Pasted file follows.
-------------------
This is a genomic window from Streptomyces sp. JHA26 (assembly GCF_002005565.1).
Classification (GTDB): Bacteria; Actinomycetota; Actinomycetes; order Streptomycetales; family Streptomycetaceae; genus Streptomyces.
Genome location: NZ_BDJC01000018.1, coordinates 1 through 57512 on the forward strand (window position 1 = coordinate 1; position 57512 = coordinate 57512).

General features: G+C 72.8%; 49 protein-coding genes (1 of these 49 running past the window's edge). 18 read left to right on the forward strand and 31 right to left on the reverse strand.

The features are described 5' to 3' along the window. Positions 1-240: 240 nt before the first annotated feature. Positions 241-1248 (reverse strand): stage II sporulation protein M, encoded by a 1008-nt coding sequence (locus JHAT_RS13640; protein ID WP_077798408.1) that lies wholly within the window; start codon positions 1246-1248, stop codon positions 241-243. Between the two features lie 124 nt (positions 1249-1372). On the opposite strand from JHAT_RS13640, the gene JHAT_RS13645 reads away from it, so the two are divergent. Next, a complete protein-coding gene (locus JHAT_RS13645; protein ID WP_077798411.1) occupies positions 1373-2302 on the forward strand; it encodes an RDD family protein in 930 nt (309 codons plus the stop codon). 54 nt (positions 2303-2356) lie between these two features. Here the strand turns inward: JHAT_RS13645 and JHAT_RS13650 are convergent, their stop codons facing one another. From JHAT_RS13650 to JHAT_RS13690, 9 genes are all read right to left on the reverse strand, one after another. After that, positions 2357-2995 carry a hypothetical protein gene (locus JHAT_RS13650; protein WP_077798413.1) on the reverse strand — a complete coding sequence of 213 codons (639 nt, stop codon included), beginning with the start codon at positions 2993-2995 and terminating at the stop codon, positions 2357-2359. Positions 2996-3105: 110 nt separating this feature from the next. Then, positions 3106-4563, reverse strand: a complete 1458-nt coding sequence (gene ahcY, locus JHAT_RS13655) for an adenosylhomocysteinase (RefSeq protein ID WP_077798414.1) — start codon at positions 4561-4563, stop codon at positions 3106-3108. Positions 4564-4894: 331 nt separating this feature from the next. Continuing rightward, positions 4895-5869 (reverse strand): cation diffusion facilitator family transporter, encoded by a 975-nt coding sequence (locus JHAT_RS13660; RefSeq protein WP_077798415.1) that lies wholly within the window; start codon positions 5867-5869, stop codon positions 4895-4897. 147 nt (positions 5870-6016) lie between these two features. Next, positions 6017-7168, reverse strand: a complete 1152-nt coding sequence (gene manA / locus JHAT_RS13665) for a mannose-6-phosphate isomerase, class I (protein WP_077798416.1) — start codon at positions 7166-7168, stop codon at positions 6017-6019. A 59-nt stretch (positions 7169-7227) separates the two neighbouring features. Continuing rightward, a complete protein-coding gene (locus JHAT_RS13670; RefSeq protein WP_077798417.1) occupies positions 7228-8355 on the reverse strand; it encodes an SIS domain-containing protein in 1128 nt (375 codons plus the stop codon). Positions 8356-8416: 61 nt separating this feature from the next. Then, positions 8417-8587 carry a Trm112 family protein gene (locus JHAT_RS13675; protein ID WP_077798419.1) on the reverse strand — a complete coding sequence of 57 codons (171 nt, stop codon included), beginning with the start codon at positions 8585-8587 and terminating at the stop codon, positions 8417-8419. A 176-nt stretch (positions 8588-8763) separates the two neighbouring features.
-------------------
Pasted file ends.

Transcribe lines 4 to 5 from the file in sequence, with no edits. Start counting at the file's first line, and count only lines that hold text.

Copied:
General features: G+C 72.8%; 49 protein-coding genes (1 of these 49 running past the window's edge). 18 read left to right on the forward strand and 31 right to left on the reverse strand.

The features are described 5' to 3' along the window. Positions 1-240: 240 nt before the first annotated feature. Positions 241-1248 (reverse strand): stage II sporulation protein M, encoded by a 1008-nt coding sequence (locus JHAT_RS13640; protein ID WP_077798408.1) that lies wholly within the window; start codon positions 1246-1248, stop codon positions 241-243. Between the two features lie 124 nt (positions 1249-1372). On the opposite strand from JHAT_RS13640, the gene JHAT_RS13645 reads away from it, so the two are divergent. Next, a complete protein-coding gene (locus JHAT_RS13645; protein ID WP_077798411.1) occupies positions 1373-2302 on the forward strand; it encodes an RDD family protein in 930 nt (309 codons plus the stop codon). 54 nt (positions 2303-2356) lie between these two features. Here the strand turns inward: JHAT_RS13645 and JHAT_RS13650 are convergent, their stop codons facing one another. From JHAT_RS13650 to JHAT_RS13690, 9 genes are all read right to left on the reverse strand, one after another. After that, positions 2357-2995 carry a hypothetical protein gene (locus JHAT_RS13650; protein WP_077798413.1) on the reverse strand — a complete coding sequence of 213 codons (639 nt, stop codon included), beginning with the start codon at positions 2993-2995 and terminating at the stop codon, positions 2357-2359. Positions 2996-3105: 110 nt separating this feature from the next. Then, positions 3106-4563, reverse strand: a complete 1458-nt coding sequence (gene ahcY, locus JHAT_RS13655) for an adenosylhomocysteinase (RefSeq protein ID WP_077798414.1) — start codon at positions 4561-4563, stop codon at positions 3106-3108. Positions 4564-4894: 331 nt separating this feature from the next. Continuing rightward, positions 4895-5869 (reverse strand): cation diffusion facilitator family transporter, encoded by a 975-nt coding sequence (locus JHAT_RS13660; RefSeq protein WP_077798415.1) that lies wholly within the window; start codon positions 5867-5869, stop codon positions 4895-4897. 147 nt (positions 5870-6016) lie between these two features. Next, positions 6017-7168, reverse strand: a complete 1152-nt coding sequence (gene manA / locus JHAT_RS13665) for a mannose-6-phosphate isomerase, class I (protein WP_077798416.1) — start codon at positions 7166-7168, stop codon at positions 6017-6019. A 59-nt stretch (positions 7169-7227) separates the two neighbouring features. Continuing rightward, a complete protein-coding gene (locus JHAT_RS13670; RefSeq protein WP_077798417.1) occupies positions 7228-8355 on the reverse strand; it encodes an SIS domain-containing protein in 1128 nt (375 codons plus the stop codon). Positions 8356-8416: 61 nt separating this feature from the next. Then, positions 8417-8587 carry a Trm112 family protein gene (locus JHAT_RS13675; protein ID WP_077798419.1) on the reverse strand — a complete coding sequence of 57 codons (171 nt, stop codon included), beginning with the start codon at positions 8585-8587 and terminating at the stop codon, positions 8417-8419. A 176-nt stretch (positions 8588-8763) separates the two neighbouring features.